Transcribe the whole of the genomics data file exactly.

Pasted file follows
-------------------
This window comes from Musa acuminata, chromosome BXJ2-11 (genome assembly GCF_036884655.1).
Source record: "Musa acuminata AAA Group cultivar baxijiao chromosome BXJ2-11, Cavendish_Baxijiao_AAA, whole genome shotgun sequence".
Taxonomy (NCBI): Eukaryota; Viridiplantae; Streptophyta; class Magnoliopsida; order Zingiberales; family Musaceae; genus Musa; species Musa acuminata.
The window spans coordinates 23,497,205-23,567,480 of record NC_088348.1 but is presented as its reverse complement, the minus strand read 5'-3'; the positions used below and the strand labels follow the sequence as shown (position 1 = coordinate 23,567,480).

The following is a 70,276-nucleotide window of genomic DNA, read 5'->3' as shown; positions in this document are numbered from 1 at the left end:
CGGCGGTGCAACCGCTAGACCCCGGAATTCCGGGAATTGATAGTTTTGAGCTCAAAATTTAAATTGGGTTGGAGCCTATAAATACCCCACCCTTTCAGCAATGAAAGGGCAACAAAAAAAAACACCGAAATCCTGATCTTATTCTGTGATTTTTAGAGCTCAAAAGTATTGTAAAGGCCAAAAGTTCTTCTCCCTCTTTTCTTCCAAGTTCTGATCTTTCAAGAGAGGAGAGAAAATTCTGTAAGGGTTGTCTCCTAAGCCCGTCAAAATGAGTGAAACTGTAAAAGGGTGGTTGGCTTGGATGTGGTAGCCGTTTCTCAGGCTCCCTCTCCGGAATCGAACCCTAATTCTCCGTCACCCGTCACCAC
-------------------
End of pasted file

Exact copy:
This window comes from Musa acuminata, chromosome BXJ2-11 (genome assembly GCF_036884655.1).
Source record: "Musa acuminata AAA Group cultivar baxijiao chromosome BXJ2-11, Cavendish_Baxijiao_AAA, whole genome shotgun sequence".
Taxonomy (NCBI): Eukaryota; Viridiplantae; Streptophyta; class Magnoliopsida; order Zingiberales; family Musaceae; genus Musa; species Musa acuminata.
The window spans coordinates 23,497,205-23,567,480 of record NC_088348.1 but is presented as its reverse complement, the minus strand read 5'-3'; the positions used below and the strand labels follow the sequence as shown (position 1 = coordinate 23,567,480).

The following is a 70,276-nucleotide window of genomic DNA, read 5'->3' as shown; positions in this document are numbered from 1 at the left end:
CGGCGGTGCAACCGCTAGACCCCGGAATTCCGGGAATTGATAGTTTTGAGCTCAAAATTTAAATTGGGTTGGAGCCTATAAATACCCCACCCTTTCAGCAATGAAAGGGCAACAAAAAAAAACACCGAAATCCTGATCTTATTCTGTGATTTTTAGAGCTCAAAAGTATTGTAAAGGCCAAAAGTTCTTCTCCCTCTTTTCTTCCAAGTTCTGATCTTTCAAGAGAGGAGAGAAAATTCTGTAAGGGTTGTCTCCTAAGCCCGTCAAAATGAGTGAAACTGTAAAAGGGTGGTTGGCTTGGATGTGGTAGCCGTTTCTCAGGCTCCCTCTCCGGAATCGAACCCTAATTCTCCGTCACCCGTCACCAC